I spent four years in a tilt/recline wheelchair due to progressive multiple sclerosis (MS). Now, thanks to a diet and lifestyle program that I designed specifically for my brain, I am out of the wheelchair and back on my bike. My journey changed how I think about disease and health, how I practice medicine, and the research that I do.
I am a clinical professor at the University of Iowa, where I conduct clinical studies testing the efficacy of diet and lifestyle to treat M.S.-related symptoms. I strongly believe diet and self-care matter! It is my mission to teach the public how to use my principles to improve their overall health and better manage their chronic health issues. I also aim to conduct the research necessary to understand how diet affects M.S.-related symptoms, including my most recent study.
The impact of diet on M.S., according to my latest research.
To date, my team has conducted four clinical studies of the effect of the Wahls™ diet—a nutrient-rich paleo diet that includes greens, sulfur-rich and deeply colored vegetables, berries, grass-fed meat, wild fish, organ meat, and seaweed. Through my research, I have consistently found that people experience less fatigue and better quality of life as they followed this diet.
We just published a much larger study titled “Dietary Approaches to Treating Multiple Sclerosis,” where we enrolled 87 patients with relapsing-remitting M.S. and took baseline measurements of fatigue, quality of life, and walking endurance. We asked them to eat their usual diet and observed them for 12 weeks and repeated all the measures. Next, we randomly selected patients to begin either the Swank diet or the Wahls elimination diet. We repeated all measurements at 12 and 24 weeks.
For a little background, the key elements of the Wahls diet include eating six to nine cups of nonstarchy vegetables and berries and excluding gluten, dairy, and eggs. While the key of the Swank diet is limiting saturated fat to less than 15 grams per day. (Learn more about the Wahls diet here and the Swank diet here.)
Fatigue, quality of life, and walking endurance were largely stable during the observation phase, when participants were eating their usual diets. After 12 weeks, both groups experienced a reduction in fatigue severity and improvements in quality of life; however, their walking endurance did not change. Notably, the Wahls diet group had significantly better quality of life than the Swank group.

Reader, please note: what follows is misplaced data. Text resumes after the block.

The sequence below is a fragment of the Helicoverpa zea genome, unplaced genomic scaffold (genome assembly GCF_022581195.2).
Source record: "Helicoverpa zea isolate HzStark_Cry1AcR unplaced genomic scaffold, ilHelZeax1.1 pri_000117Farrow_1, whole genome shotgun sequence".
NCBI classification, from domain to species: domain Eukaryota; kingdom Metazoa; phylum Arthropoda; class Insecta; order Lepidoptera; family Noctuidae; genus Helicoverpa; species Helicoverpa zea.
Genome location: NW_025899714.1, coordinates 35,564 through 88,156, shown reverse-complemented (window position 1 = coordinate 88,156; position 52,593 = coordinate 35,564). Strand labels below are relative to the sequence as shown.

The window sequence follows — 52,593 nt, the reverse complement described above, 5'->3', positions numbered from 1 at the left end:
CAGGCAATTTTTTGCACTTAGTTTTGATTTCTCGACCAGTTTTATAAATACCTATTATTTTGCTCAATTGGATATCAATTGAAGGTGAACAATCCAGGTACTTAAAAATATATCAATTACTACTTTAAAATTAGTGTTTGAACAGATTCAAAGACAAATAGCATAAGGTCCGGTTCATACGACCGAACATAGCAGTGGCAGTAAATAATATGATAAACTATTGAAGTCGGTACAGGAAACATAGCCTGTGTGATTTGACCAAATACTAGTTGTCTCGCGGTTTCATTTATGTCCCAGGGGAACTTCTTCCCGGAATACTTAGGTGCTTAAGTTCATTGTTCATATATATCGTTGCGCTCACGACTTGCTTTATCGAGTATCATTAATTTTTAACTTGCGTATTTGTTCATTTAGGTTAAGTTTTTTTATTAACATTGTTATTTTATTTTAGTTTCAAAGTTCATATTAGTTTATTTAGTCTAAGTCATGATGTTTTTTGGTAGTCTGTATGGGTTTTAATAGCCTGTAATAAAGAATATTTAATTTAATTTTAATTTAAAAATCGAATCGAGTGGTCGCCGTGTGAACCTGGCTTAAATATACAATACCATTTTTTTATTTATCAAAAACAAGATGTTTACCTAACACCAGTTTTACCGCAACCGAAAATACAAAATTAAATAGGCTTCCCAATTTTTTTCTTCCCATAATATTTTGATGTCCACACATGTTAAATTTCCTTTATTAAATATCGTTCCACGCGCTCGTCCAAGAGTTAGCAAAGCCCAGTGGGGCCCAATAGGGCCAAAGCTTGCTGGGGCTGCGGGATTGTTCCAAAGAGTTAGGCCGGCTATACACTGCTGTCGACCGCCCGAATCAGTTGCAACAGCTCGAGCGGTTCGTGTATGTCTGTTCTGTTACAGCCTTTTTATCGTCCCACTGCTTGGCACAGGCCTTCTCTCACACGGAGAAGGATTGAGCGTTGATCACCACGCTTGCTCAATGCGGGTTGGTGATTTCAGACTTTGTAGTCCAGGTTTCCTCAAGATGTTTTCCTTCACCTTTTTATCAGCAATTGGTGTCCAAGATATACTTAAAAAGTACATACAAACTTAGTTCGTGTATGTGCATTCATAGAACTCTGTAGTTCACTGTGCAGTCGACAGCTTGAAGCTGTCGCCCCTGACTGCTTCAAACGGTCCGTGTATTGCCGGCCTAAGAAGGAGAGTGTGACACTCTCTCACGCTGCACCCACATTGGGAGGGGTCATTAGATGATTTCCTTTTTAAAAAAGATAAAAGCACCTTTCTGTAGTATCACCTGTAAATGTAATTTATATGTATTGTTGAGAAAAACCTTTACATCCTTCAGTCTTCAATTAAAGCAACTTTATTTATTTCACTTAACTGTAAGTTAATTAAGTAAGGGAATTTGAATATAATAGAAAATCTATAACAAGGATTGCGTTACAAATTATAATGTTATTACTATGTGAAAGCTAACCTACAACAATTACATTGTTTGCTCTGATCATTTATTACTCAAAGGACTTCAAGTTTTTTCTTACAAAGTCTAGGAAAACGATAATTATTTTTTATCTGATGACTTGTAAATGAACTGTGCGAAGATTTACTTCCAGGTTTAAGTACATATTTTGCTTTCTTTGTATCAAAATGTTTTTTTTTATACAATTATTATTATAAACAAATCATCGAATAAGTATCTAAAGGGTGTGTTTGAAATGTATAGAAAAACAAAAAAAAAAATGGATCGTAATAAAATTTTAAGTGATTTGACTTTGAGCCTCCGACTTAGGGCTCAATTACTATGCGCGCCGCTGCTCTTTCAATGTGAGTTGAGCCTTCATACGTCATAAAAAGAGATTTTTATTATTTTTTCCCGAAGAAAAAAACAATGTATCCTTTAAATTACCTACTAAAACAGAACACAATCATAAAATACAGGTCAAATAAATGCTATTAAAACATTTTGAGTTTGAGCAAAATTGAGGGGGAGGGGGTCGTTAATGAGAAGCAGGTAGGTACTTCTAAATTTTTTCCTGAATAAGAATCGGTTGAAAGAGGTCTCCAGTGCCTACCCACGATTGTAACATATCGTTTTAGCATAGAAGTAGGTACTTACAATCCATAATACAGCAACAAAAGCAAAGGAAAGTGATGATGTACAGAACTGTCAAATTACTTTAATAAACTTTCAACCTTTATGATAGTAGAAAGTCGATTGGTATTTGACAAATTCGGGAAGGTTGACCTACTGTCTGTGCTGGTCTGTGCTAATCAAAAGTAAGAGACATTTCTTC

After 24 weeks, improvements continued in both groups, but those on the Wahls diet now had significantly greater reduction in fatigue, more improvements in quality of life, and significantly better walking endurance—compared to those on the Swank diet.
In the future, we plan to conduct larger studies with controls (people who follow their regular diet) and we will follow people for longer periods.
The research continues to build that if you have M.S. or another autoimmune condition, your diet affects your energy and quality of life. In my clinical practice, we see people with a wide variety of autoimmune problems who use diet and self-care to reduce fatigue and improve their quality of life.
We have several active clinical studies for people with MS. If you are interested in participating in other clinical trials that we are conducting, visit the Wahls Lab website here. We also periodically conduct free online five-day challenges that help people improve their diet and self-care routines. If you’d like to make these changes but your specialist doesn’t believe diet and self-care can reduce your symptoms, consider working with a primary care team that supports implementing such regimens.